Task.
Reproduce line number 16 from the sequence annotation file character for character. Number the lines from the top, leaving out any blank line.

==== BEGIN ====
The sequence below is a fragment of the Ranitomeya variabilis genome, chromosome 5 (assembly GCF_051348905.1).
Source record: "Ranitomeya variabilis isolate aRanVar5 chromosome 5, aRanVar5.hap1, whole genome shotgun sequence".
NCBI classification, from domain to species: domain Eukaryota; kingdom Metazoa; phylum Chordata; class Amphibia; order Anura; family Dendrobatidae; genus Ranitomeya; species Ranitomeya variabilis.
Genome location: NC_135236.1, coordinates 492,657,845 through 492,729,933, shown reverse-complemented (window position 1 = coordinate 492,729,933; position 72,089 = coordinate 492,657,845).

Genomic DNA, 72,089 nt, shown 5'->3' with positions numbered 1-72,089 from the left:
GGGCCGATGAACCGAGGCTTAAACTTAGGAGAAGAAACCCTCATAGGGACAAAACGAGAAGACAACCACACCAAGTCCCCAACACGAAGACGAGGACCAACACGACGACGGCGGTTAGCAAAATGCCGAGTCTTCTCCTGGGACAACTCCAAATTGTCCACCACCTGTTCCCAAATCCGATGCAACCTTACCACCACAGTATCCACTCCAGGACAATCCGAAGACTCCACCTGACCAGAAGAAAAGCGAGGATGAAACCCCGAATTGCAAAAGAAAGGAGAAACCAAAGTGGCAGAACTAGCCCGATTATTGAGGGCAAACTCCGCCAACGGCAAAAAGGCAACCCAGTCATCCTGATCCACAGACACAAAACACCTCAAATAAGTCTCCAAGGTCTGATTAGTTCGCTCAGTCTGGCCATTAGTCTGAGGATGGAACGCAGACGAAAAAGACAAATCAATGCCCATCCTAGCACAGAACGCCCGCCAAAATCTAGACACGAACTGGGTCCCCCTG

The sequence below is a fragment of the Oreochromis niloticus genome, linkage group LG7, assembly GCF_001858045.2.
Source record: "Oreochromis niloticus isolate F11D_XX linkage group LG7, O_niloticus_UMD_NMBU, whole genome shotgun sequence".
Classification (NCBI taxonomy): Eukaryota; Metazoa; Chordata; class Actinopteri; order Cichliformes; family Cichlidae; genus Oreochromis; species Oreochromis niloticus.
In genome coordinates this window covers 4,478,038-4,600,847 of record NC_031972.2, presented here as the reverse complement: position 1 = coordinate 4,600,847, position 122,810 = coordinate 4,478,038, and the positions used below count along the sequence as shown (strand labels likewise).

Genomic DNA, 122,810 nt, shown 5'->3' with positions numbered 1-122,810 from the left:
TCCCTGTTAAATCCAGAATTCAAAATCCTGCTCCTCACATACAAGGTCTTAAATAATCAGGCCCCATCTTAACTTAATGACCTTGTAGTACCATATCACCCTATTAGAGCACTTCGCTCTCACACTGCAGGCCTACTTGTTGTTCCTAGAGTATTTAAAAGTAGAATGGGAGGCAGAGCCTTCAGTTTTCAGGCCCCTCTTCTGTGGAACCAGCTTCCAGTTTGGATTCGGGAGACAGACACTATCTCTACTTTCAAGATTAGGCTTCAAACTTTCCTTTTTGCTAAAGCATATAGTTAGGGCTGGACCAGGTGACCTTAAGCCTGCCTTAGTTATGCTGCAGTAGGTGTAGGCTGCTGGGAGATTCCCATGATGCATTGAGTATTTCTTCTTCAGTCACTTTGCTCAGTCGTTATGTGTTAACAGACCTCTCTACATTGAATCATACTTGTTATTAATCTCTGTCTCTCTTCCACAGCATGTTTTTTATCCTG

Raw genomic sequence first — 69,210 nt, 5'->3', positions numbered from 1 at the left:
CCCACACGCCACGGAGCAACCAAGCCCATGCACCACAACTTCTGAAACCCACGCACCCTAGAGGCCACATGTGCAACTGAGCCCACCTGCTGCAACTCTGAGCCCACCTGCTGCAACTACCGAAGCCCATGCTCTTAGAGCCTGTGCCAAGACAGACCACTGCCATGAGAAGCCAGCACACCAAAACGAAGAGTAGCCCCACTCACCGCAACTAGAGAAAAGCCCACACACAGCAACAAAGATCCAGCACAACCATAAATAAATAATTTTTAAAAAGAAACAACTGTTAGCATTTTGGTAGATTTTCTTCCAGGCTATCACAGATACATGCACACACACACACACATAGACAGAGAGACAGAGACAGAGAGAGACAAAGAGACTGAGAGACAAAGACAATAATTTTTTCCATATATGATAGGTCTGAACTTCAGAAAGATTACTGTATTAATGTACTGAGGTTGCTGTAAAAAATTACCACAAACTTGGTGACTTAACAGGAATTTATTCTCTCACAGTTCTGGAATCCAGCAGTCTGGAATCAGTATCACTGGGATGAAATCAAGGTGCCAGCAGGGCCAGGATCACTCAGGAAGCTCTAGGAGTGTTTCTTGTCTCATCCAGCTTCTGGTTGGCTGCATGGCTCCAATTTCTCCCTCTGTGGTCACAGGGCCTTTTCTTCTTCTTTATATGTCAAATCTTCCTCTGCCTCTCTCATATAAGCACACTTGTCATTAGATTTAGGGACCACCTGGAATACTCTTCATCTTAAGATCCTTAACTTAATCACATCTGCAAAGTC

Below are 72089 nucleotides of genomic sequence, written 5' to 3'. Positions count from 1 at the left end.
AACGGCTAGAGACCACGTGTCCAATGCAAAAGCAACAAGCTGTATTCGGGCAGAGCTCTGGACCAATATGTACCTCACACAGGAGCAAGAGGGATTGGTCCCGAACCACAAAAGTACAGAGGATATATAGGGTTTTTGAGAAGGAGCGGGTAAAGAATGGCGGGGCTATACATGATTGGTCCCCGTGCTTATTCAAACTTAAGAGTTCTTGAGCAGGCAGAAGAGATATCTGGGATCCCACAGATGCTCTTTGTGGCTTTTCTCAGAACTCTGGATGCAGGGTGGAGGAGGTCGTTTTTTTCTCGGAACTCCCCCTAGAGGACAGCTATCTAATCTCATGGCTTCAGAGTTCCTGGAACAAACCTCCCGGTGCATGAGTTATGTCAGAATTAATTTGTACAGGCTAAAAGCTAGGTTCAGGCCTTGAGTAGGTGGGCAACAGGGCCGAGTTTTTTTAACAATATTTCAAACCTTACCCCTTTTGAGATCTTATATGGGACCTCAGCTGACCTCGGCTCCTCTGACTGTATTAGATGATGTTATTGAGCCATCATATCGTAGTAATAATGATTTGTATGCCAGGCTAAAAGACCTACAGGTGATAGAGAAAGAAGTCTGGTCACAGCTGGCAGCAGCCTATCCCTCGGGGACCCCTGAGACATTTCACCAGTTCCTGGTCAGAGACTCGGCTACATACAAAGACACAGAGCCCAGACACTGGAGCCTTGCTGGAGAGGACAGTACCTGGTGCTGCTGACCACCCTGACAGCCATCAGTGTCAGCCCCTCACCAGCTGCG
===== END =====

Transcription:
AACGGCTAGAGACCACGTGTCCAATGCAAAAGCAACAAGCTGTATTCGGGCAGAGCTCTGGACCAATATGTACCTCACACAGGAGCAAGAGGGATTGGTCCCGAACCACAAAAGTACAGAGGATATATAGGGTTTTTGAGAAGGAGCGGGTAAAGAATGGCGGGGCTATACATGATTGGTCCCCGTGCTTATTCAAACTTAAGAGTTCTTGAGCAGGCAGAAGAGATATCTGGGATCCCACAGATGCTCTTTGTGGCTTTTCTCAGAACTCTGGATGCAGGGTGGAGGAGGTCGTTTTTTTCTCGGAACTCCCCCTAGAGGACAGCTATCTAATCTCATGGCTTCAGAGTTCCTGGAACAAACCTCCCGGTGCATGAGTTATGTCAGAATTAATTTGTACAGGCTAAAAGCTAGGTTCAGGCCTTGAGTAGGTGGGCAACAGGGCCGAGTTTTTTTAACAATATTTCAAACCTTACCCCTTTTGAGATCTTATATGGGACCTCAGCTGACCTCGGCTCCTCTGACTGTATTAGATGATGTTATTGAGCCATCATATCGTAGTAATAATGATTTGTATGCCAGGCTAAAAGACCTACAGGTGATAGAGAAAGAAGTCTGGTCACAGCTGGCAGCAGCCTATCCCTCGGGGACCCCTGAGACATTTCACCAGTTCCTGGTCAGAGACTCGGCTACATACAAAGACACAGAGCCCAGACACTGGAGCCTTGCTGGAGAGGACAGTACCTGGTGCTGCTGACCACCCTGACAGCCATCAGTGTCAGCCCCTCACCAGCTGCG